Chairman of Story County Board of Health differentiates between COVID-19 facts and conspiracies

Story County Board of Health Chairman John Paschen has practice pediatrics in Ames since 1990. He graduated from the Univerity of Iowa of Medicine in 1986 and completed his Residency and Neonatal Fellowship at St. Paul Children’s Hopsital.

Katherine Kealey

Throughout the pandemic, an array of conspiracy theories about COVID-19 have surfaced to the forefront of the media and have even been echoed by politicians. Story County Board of Health Chairman John Paschen presents the facts relating to COVID-19.

Iowa Sen. Joni Ernst, whose seat is up for reelection in November, recently said she is “so skeptical” of government statistics on infections and deaths for COVID-19, suggesting that they have been inflated.

“These health care providers and others are reimbursed at a higher rate if COVID is tied to it, so what do you think they’re doing?” Ernst said.

Iowa currently has over 69,200 positive cases of COVID-19 and a total of 1,160 deaths, while the U.S. count is past 187,000 deaths.

Ernst later said she was repeating what she had heard.

“I heard the same thing on the news,” Ernst said. “[…] They’re thinking there may be 10,000 or less deaths that were actually singularly COVID-19. […] I’m just really curious. It would be interesting to know that.”

Paschen said these statements are “enraging and insulting” and hopes it has no impact on the public.

“My hope is [the public] views the statement as completely ridiculous and untrue, which is what it is,” Paschen said.

Physicians are paid more when more care is required to treat a patient. COVID-19 patients tend to be more ill and require more care, but physicians’ pay is not based on the diagnosis of a patient, according to Paschen.

“This is an insult to all the men and women taking care of COVID-19 patients who put their life on the line every time they walk in to see them,” Paschen said. “Her statement that ‘she heard it,’ well, gosh darn, I hear a lot of things, too, [but I] don’t repeat them in public because they don’t make sense.”

Throughout the pandemic, public health officials have had to combat conspiracy theories related to COVID-19. Paschen said COVID-19 has nothing to do with politics; it is a matter of facts.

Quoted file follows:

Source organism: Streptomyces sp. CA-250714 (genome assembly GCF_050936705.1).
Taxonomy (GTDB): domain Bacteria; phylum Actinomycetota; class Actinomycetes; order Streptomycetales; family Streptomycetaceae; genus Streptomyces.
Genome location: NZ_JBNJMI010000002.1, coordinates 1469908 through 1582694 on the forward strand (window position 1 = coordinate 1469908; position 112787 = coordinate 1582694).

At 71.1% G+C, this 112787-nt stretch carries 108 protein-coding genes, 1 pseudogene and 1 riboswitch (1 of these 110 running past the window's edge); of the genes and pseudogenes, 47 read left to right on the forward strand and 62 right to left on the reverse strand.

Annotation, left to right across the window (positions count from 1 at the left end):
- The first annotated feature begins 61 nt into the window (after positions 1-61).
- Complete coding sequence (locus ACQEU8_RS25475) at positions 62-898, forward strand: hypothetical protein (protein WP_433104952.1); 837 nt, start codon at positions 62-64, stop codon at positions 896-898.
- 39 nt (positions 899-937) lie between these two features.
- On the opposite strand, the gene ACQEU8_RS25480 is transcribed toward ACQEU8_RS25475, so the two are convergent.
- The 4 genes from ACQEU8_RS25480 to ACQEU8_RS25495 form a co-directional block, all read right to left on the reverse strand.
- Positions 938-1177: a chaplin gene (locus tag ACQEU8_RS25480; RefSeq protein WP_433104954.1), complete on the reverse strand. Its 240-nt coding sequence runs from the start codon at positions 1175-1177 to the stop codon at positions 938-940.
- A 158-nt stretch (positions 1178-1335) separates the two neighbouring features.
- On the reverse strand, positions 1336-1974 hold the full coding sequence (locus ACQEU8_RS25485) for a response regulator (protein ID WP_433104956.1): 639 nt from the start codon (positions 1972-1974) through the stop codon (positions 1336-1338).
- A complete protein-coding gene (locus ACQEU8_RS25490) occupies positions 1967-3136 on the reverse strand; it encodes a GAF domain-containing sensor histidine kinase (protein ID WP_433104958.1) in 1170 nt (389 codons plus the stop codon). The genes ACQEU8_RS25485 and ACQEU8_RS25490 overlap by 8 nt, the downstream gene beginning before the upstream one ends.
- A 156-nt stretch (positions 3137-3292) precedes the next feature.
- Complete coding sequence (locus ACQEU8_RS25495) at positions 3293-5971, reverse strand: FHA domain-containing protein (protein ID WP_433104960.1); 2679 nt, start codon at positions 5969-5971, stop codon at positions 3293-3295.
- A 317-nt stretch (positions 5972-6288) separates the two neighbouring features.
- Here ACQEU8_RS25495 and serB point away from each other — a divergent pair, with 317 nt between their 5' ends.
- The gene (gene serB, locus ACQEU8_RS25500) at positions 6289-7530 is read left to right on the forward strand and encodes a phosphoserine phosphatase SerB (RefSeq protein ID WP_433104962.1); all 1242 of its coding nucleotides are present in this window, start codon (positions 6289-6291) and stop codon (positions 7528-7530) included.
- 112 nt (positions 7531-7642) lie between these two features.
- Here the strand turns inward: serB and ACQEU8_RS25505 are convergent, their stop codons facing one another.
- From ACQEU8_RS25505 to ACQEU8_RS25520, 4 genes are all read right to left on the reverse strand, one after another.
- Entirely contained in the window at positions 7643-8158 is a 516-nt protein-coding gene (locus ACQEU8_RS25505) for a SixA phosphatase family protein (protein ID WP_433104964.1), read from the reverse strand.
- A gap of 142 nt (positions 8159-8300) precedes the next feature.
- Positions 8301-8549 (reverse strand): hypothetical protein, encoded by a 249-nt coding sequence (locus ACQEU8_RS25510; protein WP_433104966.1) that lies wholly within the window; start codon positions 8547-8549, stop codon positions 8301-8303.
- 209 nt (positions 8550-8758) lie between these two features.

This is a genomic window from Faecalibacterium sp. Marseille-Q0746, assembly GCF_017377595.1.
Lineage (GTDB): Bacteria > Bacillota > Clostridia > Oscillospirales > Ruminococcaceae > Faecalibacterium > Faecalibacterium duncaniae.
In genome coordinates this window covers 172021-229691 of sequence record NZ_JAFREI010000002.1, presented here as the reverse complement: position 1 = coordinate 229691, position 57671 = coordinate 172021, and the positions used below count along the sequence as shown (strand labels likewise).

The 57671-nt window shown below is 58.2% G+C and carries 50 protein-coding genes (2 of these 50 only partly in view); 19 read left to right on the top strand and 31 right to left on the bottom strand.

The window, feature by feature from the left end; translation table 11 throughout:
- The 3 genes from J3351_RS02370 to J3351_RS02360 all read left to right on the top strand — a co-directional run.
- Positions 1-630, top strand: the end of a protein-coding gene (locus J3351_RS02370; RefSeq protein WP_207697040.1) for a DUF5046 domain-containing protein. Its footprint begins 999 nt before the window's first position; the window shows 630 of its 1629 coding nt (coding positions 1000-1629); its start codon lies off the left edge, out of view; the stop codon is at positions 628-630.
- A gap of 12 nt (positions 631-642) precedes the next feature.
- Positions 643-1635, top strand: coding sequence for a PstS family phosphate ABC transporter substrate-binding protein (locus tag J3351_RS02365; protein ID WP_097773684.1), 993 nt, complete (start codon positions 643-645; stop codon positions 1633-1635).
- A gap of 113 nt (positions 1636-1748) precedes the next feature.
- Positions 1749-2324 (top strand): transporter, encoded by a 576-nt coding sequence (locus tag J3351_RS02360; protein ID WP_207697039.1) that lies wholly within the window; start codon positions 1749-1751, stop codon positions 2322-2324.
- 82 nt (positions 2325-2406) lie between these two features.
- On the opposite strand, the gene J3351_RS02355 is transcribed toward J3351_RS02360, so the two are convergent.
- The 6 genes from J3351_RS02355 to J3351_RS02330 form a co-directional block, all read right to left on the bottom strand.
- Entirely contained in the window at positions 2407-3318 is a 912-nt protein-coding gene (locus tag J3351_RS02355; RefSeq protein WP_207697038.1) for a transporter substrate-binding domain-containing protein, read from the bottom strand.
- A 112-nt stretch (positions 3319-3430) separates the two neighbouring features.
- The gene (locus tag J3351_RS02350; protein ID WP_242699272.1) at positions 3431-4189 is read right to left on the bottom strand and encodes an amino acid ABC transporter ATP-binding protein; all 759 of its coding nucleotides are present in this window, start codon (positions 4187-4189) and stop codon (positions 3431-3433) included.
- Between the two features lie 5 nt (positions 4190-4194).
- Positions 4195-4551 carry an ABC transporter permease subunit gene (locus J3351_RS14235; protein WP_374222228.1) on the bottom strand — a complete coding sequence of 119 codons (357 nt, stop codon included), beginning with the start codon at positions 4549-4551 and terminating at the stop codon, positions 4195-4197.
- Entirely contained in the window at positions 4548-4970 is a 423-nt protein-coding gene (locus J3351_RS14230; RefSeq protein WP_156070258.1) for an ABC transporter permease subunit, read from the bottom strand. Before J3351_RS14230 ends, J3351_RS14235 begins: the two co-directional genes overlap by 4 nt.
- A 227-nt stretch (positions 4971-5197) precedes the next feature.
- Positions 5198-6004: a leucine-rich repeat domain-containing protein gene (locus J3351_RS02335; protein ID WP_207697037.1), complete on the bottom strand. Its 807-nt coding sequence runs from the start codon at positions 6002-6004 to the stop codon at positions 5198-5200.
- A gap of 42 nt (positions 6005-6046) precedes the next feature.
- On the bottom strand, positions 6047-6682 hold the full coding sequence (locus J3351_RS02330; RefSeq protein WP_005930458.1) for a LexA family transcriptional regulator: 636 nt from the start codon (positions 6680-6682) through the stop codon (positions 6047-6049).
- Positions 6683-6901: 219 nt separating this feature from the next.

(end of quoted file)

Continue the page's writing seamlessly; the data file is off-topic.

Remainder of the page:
“I wish it wasn’t a political thing because it has nothing to do with politics,” Paschen said. “Republicans get this as much as Democrats. I can’t fathom the reasoning behind it, to be quite honest, and it really shouldn’t be a political issue; it is a health issue. There are always conspiracy theories out there.”

President Donald Trump has echoed conspiracy theories in the past as well, such as suggesting hydroxychloroquine as a treatment for COVID-19. Paschen said that this is not a proven method for treatment as of now.

“As we are learning with this virus, things change,” Paschen said. “Just about anything you say may be different by tomorrow.”

One thing that has remained consistent is the use of face coverings to slow the spread of COVID-19 as well as social distancing and washing hands.

“[Wearing masks] is one of the single most important things that we can do, but it has always been there as a way to help prevent it,” Paschen said.

Ames City Council recently passed a mask mandate for the City of Ames, but due to the lack of municipal authority, the ordinance has no enforcement mechanism. The ordinance went into effect Sept. 4.

“I was not terribly thrilled about their mask mandate because it had no enforcement capability; however, I have to admit I think it will do some good,” Paschen said.

The ordinance requires anyone 3 years or older to wear a mask in public settings where social distancing is unavailable. The mandate also accommodates for anyone with disabilities that prevent them from wearing masks. Ames is not the first city to pass a mandate; Iowa City and Dubuque passed an ordinance with enforcement earlier in the summer.

While attempting to pass the ordinance, the Ames City Council received a large amount of feedback from the community through emails and public forums from both those in support and those who opposed it.

“I definitely think when the Council was making this decision that not everyone is going to be happy, regardless of what the outcome was,” said Rachel Junck, Rep. 4th Ward. “Still, really being able to go about this in a civil way and making sure that people in our community are comfortable going out to business to shop. Having masks in public places makes things safer for everyone, and so I think that was the conclusion that people ended up coming to with the mask mandate and hoping to be as least divisive as possible.”

Junck voted in favor of the mask mandates with and without enforcement. She said she is already seeing some locals enforcing the mandate by encouraging shoppers to wear masks through signage.

“I don’t think masks should be political at all,” Junck said. “I think it is scientific to prove it reduces the transmission of COVID, and anything I can do to help keep my community safe, I will mask up and wear mine.”

As a public health official, Paschen uses the Centers for Disease Control and Prevention‘s (CDC) website and the Iowa Department of Public Health website for day-to-day information relating to COVID-19.

“The major reason I use the Iowa Department of Public Health is because it gives me a trend,” Paschen said. “I know they have gotten a lot of pushback lately about how they are not recording this appropriately, but they can give us trends and give me a good idea of what is happening in the state and not just in my county. The CDC website is an excellent source for up to date materials, and, you know, you can argue with certain protocols, but until someone comes up with better ones, you really need to be following them.”